For every Internet e-commerce site pilloried as a spectacular flameout, there are perhaps dozens more flying under the radar that attract little attention, fail to close sales with customers who do stumble upon them and quietly fade away.
Thats what happened to the first release of the ClawfootCollection.com site, which online retailer Vintage Tub & Bath spun off from its flagship VintageTubs.com site in late 2003.
An online store selling reproduction antique bath tubs and bathroom fixtures, ClawfootCollection.com “fell flat on its face,” said Vintage Tub General Manager Allan Dick, and closed barely a dozen sales in its first year of operation.
“There were some usability and back-end problems, and our main site kept us so busy we just let it fall by the wayside,” said Dick in Hazleton, Pa.
But rather than scuttle the deadbeat site, Vintage Tub, which sells nearly $10 million worth of reproduction tubs, sinks and bathroom fixtures online every year, turned to a startup, hosted e-commerce software provider Demandware Inc., to breathe new life into ClawfootCollection.com with a site redesign.
Vintage Tub uses another provider, which it declined to disclose for competitive reasons, for its VintageTubs.com site.
But the company didnt want to rely on one provider for all its e-commerce operations, Dick said.
Dick said he was impressed with Demandwares e-commerce pedigree: Demandware CEO Stephan Schambach founded e-commerce pioneer Intershop Communications AG in 1992 and remains an internationally recognized expert in the field.
But more than anything, Dick said he likes what the hosted model offers.
“We dont want to be an IT department; we want to sell tubs. The Demandware solution came along at the right time,” said Dick, who was attracted to the idea of another company taking ownership of the process.
“They said, Well handle the IT; well handle the back-end integration; well make sure the shopping cart works. It really makes sense from the pricing standpoint and from the strategic standpoint.”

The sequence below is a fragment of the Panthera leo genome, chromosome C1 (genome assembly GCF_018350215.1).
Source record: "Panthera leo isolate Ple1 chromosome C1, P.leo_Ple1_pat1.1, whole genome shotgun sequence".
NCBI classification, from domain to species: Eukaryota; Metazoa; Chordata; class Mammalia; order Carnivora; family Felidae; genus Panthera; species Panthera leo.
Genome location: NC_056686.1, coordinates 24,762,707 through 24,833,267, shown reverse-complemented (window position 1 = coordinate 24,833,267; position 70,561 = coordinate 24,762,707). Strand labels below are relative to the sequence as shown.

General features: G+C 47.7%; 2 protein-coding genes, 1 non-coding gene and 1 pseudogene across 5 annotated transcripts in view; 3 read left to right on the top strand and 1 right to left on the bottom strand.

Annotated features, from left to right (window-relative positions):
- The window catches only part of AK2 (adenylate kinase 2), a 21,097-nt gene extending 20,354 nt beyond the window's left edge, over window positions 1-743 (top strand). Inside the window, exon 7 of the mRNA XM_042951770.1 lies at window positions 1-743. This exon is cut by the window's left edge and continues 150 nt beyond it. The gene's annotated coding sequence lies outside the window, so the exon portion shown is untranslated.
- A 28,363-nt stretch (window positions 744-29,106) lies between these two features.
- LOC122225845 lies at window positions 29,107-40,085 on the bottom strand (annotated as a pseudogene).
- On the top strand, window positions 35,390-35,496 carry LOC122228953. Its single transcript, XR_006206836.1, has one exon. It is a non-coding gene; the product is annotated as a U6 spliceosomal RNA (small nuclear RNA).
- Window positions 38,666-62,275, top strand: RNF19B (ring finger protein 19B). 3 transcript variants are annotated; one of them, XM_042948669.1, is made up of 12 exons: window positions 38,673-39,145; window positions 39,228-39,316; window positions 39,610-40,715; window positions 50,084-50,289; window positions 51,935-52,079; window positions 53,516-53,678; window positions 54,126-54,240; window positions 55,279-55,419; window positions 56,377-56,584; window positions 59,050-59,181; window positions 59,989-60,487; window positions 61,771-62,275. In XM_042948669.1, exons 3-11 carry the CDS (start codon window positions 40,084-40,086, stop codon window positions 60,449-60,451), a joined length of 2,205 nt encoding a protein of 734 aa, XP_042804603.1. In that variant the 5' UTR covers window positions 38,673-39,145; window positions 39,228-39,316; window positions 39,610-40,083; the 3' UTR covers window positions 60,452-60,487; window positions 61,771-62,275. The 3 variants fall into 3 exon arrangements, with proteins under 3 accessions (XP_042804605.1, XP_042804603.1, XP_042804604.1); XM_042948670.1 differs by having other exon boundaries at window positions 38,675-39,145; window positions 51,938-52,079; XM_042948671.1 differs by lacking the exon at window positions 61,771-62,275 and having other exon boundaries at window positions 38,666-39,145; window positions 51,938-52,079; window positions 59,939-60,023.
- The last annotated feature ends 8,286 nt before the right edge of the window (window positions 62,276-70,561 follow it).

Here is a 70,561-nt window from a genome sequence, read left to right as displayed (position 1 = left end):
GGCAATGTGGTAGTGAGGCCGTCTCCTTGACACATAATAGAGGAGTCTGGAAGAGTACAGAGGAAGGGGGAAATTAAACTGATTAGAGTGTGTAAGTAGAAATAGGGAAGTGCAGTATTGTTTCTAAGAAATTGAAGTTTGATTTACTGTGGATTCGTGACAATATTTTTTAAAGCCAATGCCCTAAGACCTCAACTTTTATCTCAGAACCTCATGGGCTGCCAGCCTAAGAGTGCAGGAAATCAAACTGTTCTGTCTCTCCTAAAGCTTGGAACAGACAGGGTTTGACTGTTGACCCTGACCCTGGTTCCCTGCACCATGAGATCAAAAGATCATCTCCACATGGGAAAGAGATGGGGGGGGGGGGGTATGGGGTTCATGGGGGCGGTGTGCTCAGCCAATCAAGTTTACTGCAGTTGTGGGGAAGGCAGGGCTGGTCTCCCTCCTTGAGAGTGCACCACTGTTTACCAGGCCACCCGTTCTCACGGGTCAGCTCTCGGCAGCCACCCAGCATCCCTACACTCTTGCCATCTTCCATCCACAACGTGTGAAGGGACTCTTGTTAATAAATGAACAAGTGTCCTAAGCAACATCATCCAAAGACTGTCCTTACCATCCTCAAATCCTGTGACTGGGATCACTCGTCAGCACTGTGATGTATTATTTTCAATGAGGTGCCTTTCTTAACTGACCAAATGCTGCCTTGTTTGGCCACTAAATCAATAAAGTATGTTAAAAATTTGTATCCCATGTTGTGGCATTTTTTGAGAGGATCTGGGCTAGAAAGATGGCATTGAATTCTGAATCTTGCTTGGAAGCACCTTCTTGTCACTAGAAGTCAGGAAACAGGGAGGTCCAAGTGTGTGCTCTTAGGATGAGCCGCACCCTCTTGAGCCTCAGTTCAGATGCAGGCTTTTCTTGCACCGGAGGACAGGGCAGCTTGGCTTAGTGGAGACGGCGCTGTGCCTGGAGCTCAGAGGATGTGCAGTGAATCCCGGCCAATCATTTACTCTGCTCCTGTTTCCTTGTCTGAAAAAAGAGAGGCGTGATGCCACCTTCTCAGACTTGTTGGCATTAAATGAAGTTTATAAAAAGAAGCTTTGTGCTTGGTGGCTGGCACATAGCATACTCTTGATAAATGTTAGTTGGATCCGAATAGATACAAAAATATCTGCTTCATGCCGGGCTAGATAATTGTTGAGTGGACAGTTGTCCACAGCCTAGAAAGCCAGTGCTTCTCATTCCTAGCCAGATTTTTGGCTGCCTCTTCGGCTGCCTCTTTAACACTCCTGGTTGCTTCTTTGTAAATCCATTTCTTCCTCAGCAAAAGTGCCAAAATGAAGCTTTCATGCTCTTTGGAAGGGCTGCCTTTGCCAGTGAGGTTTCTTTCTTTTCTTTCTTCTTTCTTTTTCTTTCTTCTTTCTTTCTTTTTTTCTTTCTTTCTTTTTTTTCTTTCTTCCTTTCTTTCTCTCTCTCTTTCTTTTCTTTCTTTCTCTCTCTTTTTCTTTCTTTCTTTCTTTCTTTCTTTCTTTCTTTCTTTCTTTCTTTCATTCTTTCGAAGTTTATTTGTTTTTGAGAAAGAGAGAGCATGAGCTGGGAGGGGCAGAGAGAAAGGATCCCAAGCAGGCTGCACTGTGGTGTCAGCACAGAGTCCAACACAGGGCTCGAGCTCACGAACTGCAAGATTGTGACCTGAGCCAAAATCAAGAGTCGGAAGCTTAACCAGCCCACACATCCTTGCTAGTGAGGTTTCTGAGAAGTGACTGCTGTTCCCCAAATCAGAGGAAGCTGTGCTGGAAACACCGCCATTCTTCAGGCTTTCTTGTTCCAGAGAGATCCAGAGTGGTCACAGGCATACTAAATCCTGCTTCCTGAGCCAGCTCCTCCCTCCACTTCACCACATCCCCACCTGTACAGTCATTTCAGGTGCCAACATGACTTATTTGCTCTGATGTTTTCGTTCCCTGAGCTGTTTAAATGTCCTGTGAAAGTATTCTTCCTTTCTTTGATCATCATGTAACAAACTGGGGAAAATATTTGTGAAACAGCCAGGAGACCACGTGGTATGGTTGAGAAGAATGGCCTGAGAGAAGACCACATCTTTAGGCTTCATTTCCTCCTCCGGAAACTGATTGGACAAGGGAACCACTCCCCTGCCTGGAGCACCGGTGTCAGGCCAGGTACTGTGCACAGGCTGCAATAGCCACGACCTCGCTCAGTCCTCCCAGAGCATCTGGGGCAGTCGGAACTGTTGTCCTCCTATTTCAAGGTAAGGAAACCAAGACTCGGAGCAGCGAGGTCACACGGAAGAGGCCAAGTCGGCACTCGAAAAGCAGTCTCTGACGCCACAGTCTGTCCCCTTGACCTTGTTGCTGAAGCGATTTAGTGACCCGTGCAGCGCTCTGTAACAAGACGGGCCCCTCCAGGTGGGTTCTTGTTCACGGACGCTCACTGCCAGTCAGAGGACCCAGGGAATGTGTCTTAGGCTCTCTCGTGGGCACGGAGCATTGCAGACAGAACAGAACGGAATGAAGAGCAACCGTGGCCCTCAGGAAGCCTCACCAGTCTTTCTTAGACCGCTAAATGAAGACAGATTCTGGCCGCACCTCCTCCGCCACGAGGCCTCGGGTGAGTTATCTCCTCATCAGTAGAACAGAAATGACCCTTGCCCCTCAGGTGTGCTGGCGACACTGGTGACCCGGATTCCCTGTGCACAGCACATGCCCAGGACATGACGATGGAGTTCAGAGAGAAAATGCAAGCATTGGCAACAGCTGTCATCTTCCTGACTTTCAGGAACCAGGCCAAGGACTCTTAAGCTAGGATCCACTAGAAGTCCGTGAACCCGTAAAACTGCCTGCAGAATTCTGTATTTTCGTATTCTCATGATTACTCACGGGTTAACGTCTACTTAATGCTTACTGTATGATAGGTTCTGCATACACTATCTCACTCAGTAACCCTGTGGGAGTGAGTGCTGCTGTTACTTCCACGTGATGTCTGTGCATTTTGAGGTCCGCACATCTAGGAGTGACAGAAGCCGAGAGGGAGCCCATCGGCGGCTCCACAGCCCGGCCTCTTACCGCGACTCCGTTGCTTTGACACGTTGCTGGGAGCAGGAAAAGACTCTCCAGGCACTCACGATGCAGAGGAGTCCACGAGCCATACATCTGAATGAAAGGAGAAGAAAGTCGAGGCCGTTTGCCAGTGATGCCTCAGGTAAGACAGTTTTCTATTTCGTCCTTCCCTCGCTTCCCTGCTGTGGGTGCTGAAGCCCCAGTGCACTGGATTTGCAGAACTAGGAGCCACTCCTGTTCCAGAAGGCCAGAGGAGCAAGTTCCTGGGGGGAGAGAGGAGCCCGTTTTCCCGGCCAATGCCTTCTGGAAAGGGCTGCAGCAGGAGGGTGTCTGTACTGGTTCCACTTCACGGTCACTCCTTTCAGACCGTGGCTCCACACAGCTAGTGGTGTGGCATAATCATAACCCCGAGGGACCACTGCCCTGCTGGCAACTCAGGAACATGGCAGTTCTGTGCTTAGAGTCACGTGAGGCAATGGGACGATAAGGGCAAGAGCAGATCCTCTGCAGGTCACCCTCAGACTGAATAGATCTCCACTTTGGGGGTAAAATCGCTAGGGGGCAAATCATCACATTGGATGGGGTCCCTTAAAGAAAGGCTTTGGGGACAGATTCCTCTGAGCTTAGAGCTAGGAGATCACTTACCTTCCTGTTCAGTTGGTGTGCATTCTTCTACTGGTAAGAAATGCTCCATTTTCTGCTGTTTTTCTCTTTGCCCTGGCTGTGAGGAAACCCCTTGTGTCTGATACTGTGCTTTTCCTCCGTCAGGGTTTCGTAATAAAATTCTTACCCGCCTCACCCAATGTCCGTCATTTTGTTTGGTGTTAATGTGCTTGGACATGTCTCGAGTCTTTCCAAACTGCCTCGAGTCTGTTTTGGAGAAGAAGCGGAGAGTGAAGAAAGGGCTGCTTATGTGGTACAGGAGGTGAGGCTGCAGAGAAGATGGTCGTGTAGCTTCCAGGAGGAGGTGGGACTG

It was up to Demandware, of Woburn, Mass., and integration partner PixelMedia Inc., of Portsmouth, N.H., to turn the site around.
Demandware would host the back end of the site, providing transaction management, e-commerce tools, storage, security and failover support, while PixelMedia designed the front end and integrated it into the Demandware platform.
“PixelMedias job was to provide the skin for the site,” said Dick. “We had some very good elements on the site; they just werent working well with each other. So they took the elements we had, added on to them and repositioned them. The usability and architecture we have now are better than what the previous designer did.”
Dick said Vintage Tub provided the “overall ideas” for the site, such as whether to sell products in sets or individually, what products to detail, and what products could be sold together.
PixelMedia and Demandware took it from there, with PixelMedia designing the look of the site and then translating the sites requirements and user interface to the back-end system.
“Demandware has the platform and tool set; were a professional services consultancy,” said Thomas Obrey, chief operating officer and co-founder of PixelMedia.
“We overhauled and re-engineered the site and scoped out what it would take to port the Clawfoot Collection site into the Demandware platform.”
A key improvement that PixelMedia made was developing a new sales configurator tool on the site where customers—mostly homeowners—can assemble their own desired bathtub set, choosing the tub, drain, faucets and shower enclosure, and then find out how much it will cost.